It’s a bumpy road, but the TTC and other GTA transit systems are slowly becoming easier for people with disabilities. So expect more users of electric scooters and other mobility devices on board buses and trains.

The latest trend is “travel training” — helping users of specialized paratransit services like Wheel-Trans switch to the “conventional” network. This is not a simple transition, since government has to buy low-floor vehicles and elevators must be squeezed into train stations.

Making transit accessible doesn’t just mean space for scooters — the elderly or anyone having trouble with stairs benefit, too. It also means creating a system where those with limited sight or hearing can find their way without great discomfort or even danger.

The changes can also lead to controversy and uneasy compromises with able-bodied riders. Low-floor buses hold fewer people than older models, which helped make overcrowding worse.

After the TTC lost two human rights tribunal cases for failing to provide adequate announcements of subway and surface stops, the agency reluctantly put in place audio systems and electronic signs. The TTC was also forced to hold regular public meetings on its accessibility progress.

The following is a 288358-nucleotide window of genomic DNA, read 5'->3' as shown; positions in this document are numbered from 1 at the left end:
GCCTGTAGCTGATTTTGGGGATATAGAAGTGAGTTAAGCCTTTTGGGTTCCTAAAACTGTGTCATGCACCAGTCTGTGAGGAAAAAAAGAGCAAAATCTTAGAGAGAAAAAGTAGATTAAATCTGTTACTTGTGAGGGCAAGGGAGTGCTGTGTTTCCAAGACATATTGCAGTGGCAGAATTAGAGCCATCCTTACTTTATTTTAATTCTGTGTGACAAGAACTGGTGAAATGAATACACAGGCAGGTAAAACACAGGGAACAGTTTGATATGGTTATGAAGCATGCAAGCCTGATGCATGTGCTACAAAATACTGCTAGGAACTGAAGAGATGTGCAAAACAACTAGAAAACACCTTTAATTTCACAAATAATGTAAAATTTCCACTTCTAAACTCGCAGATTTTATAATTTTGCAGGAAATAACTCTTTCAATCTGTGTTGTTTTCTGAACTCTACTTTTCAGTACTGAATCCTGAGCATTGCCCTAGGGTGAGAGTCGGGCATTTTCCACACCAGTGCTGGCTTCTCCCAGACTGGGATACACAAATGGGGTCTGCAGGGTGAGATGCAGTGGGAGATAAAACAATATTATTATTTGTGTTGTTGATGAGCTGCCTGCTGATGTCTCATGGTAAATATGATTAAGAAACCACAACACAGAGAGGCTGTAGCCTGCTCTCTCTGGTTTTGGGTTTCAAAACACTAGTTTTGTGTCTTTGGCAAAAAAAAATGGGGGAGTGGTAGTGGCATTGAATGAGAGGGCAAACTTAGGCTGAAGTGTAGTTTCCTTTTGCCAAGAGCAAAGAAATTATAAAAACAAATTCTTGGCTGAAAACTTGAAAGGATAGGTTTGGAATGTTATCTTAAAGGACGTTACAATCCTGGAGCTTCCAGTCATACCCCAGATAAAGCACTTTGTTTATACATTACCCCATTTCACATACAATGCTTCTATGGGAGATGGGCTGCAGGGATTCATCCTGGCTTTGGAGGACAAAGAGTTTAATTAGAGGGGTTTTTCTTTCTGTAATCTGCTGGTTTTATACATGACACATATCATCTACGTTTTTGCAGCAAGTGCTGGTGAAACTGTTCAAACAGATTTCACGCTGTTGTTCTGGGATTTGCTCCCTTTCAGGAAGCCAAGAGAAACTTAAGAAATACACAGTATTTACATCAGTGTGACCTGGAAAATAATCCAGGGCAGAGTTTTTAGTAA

In a session two weeks ago, riders appeared to agree both Wheel-Trans and the TTC have improved since the previous year’s highly-charged meeting.

There are more obstacles to address, and accessibility advocate David Lepofsky says many “cost virtually nothing to fix.” For example, some scooter users say drivers don’t always lower bus ramps right to the ground.

Everyone needs to adapt further — not just the TTC, but customers, too. Some apparently able-bodied folks charge onto buses or elevators in front of people with disabilities.

Then there’s the problem of priority seating. The TTC is preparing new signs to remind us to offer seats to people who are elderly, disabled, have service animals or a white cane. And reversing a decades-long oversight, the decals will finally include expectant mothers.

Should we go farther than just ask riders to make way for those who need to sit? New York City now threatens fines for failing to do so.

Do we need this in Toronto? I don’t see how such rules could be enforced, especially since some disabilities are invisible. Would transit employees have to decide which person is more deserving a seat?